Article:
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Good news for US-Poland travelers… Air deregulation to dramatically boost traffic between Poland and United States in 2008

March 26, 2007

The European Union has just approved an 'Open Skies' agreement with the United States, which will allow unlimited air connections between European and American destinations. A true revolution in trans-Atlantic air traffic, experts claim.

Passengers have been eagerly awaiting such developments. But what about the airlines? Some have displayed far reaching enthusiasm for opening the trans-Atlantic routes to wider competition. Others, with a national carrier status often enjoying a monopolist position, have to take into account strong competition for a promising market opportunity.

Poland's minister of Transport Jerzy Polaczek is confident the 'Open Skies' agreement will be a good development for the Polish national carrier LOT and its customers. 'From the point of view of the passengers, the effect of this competition will undoubtedly be a lower ticket fare, an increased number of flights between Europe, including Poland, and the US. Another positive outcome would be new job opportunities for additional personnel in Warsaw as well as regional airports. This requires conclusions to be drawn, which would find reflection in concrete policies of a company employing several thousand people.'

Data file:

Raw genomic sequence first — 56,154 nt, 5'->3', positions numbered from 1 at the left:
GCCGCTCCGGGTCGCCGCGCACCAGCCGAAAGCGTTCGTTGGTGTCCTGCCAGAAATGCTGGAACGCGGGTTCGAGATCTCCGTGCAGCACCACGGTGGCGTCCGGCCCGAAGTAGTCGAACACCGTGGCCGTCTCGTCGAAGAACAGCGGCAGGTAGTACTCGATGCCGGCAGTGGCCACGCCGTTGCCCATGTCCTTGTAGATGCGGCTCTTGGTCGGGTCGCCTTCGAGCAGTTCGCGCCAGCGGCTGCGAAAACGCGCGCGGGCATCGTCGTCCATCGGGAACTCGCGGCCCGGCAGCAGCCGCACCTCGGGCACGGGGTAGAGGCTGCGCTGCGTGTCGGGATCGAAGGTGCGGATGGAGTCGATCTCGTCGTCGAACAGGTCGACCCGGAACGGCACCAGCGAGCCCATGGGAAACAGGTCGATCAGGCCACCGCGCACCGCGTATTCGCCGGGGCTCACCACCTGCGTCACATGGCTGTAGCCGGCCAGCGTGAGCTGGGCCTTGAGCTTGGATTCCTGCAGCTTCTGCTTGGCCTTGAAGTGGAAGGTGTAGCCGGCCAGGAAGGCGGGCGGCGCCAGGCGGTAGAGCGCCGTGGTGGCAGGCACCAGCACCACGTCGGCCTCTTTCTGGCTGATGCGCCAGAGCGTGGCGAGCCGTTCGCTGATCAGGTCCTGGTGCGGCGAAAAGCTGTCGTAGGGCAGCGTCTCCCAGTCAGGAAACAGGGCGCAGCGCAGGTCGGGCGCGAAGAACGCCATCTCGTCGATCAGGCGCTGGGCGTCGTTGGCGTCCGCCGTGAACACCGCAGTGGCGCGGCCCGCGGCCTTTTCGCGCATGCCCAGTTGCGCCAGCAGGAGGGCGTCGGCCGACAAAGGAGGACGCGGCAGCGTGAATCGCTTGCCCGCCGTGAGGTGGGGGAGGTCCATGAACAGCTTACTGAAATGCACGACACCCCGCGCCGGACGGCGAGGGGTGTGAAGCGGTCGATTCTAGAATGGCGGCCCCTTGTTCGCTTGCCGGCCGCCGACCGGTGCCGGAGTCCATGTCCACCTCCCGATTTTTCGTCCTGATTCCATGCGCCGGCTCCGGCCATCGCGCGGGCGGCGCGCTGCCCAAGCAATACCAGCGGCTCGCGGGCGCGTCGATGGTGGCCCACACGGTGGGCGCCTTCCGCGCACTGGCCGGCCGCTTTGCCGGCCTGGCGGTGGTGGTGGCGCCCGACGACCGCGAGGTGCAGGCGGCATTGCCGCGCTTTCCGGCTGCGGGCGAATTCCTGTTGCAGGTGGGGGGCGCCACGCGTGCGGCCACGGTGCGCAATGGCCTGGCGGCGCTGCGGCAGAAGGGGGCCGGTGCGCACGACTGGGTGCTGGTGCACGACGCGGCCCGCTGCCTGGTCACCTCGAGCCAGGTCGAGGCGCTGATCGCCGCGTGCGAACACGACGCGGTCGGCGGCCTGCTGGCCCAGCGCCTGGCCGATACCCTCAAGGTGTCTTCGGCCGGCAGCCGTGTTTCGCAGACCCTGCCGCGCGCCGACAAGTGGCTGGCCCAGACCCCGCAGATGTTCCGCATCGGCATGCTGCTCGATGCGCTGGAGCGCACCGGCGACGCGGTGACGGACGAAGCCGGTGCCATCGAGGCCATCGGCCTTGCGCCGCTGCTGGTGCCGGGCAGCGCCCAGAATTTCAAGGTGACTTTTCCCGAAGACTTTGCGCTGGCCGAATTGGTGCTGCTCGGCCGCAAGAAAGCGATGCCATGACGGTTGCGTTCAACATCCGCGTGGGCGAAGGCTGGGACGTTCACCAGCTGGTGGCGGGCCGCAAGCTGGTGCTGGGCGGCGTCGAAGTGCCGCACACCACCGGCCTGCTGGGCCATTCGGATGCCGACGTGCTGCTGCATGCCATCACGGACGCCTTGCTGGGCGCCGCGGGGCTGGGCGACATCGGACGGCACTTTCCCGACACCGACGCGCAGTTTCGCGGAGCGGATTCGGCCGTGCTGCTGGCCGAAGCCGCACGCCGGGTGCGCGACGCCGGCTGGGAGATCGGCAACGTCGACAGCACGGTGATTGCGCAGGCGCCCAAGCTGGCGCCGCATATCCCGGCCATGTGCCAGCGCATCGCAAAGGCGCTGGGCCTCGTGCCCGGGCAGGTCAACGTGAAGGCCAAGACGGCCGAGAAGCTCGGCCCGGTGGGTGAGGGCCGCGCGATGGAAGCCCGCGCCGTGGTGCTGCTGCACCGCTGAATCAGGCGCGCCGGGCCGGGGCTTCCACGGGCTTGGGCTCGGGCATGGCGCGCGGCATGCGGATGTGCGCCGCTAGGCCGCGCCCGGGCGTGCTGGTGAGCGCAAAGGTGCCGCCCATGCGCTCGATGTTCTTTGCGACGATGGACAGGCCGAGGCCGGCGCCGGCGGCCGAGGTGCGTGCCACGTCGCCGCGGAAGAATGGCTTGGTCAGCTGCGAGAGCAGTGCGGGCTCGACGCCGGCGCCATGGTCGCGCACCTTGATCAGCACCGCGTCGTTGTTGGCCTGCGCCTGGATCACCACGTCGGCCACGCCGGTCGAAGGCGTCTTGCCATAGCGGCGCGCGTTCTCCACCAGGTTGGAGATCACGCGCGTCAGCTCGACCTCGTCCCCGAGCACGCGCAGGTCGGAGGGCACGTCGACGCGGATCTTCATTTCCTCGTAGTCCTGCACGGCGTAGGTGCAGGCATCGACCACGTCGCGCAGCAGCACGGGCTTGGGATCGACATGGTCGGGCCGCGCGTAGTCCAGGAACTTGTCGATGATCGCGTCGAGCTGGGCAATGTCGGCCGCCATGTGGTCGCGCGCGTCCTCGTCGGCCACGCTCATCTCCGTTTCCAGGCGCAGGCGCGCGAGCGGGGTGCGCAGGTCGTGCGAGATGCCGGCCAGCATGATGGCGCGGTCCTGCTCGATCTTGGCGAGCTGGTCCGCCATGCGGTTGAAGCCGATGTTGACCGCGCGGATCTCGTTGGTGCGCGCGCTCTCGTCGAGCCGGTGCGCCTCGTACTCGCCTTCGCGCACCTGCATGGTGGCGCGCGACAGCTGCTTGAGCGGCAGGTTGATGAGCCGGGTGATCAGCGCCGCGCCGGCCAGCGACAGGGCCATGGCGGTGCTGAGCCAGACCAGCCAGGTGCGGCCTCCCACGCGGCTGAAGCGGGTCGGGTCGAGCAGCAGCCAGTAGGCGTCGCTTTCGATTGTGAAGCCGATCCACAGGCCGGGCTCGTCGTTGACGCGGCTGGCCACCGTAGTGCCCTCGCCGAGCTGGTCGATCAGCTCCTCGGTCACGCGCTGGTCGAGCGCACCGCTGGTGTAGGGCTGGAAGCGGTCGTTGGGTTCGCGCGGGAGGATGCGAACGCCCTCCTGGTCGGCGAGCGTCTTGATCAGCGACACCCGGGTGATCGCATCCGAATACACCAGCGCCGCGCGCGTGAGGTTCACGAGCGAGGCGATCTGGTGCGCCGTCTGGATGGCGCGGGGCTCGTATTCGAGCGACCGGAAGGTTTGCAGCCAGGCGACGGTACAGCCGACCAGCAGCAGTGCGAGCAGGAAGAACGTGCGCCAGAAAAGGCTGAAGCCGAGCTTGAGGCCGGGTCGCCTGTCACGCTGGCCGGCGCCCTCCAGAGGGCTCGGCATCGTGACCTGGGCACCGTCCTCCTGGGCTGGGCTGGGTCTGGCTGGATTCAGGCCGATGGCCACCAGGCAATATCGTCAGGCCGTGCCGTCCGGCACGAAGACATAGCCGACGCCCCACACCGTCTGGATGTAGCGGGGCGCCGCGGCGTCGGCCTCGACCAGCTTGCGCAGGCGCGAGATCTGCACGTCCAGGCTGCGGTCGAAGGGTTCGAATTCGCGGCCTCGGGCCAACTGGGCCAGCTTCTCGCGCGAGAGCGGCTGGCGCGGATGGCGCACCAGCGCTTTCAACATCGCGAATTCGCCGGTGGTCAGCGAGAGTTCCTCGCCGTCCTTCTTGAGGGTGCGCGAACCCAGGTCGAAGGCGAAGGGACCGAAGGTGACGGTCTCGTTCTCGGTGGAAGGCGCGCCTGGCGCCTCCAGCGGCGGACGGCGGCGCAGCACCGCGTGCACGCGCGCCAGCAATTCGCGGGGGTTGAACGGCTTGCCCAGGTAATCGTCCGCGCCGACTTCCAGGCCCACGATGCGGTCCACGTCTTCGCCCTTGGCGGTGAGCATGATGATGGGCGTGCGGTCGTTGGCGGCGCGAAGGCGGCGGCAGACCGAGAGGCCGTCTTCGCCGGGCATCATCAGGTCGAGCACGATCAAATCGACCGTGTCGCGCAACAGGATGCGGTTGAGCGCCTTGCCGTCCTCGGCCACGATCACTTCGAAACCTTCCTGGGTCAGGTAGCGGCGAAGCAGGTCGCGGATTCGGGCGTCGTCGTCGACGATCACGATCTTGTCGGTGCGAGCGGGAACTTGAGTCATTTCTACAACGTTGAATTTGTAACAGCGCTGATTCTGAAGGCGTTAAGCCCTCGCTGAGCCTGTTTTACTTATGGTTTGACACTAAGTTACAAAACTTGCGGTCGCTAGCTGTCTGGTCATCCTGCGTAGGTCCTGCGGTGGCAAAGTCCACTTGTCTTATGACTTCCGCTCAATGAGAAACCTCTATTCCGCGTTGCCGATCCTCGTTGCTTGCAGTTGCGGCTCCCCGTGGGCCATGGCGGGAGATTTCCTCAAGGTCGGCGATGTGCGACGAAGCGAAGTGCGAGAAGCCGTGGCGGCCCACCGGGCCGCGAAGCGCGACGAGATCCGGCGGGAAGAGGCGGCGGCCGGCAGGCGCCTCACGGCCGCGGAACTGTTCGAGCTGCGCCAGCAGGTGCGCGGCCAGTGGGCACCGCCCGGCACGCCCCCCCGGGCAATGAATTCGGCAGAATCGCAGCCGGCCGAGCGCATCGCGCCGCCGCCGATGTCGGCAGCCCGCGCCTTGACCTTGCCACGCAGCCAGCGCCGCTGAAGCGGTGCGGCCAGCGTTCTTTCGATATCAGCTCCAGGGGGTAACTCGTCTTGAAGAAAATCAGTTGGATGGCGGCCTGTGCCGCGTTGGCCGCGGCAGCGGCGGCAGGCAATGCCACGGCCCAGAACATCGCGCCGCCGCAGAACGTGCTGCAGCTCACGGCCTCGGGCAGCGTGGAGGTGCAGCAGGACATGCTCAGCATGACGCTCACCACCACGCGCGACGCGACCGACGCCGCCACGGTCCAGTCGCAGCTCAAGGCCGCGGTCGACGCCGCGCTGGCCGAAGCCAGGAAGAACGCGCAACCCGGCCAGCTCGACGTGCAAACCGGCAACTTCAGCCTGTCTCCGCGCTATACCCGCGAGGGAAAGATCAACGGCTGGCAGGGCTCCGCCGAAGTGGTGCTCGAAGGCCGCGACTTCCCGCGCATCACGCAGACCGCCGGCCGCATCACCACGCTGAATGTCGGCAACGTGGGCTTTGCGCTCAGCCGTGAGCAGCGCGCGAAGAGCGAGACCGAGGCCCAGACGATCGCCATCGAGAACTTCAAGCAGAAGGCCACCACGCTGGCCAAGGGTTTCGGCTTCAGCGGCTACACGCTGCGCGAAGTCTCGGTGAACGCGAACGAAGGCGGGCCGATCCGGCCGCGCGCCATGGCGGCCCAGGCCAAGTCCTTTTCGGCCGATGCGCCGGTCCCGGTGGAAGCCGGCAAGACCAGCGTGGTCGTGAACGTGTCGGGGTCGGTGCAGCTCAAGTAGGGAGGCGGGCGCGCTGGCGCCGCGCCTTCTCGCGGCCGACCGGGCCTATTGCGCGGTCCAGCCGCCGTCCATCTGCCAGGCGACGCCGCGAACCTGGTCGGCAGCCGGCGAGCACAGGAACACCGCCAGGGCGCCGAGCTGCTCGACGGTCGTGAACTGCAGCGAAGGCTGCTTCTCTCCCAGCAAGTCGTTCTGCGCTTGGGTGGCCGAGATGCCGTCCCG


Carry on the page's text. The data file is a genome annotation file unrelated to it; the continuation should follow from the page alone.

Minister Polaczek suggests LOT should focus on a long term strategy which would not only envisage new trans-Atlantic routes, but also encompass fresh connections with destinations in Asia. Andrzej Kozlowski, public relations spokesman for LOT Polish Airlines says there is still enough time for adjustments and the company is viewing future competition with optimism. ' We don't know yet who will decide to operate from the Polish market. We hope to save the competition as we are preparing to start the operation of the newest Boeing 787 aircraft as of October 2008, which will of course be directed to trans-Atlantic routes. We hope that we will be ready for the Open Skies.'

The 'Open Skies' agreement still needs US administration approval and that of the European Parliament. The latter is expected in April, as the body has already voiced its support for the decision. This also means that by March next year passengers may have greater opportunities for trans-Atlantic travel at much reduced expenses by 30 to even 50%.

For Poles, who traditionally account for a large group of clients shuttling between Europe and the United States, this is indeed welcome news.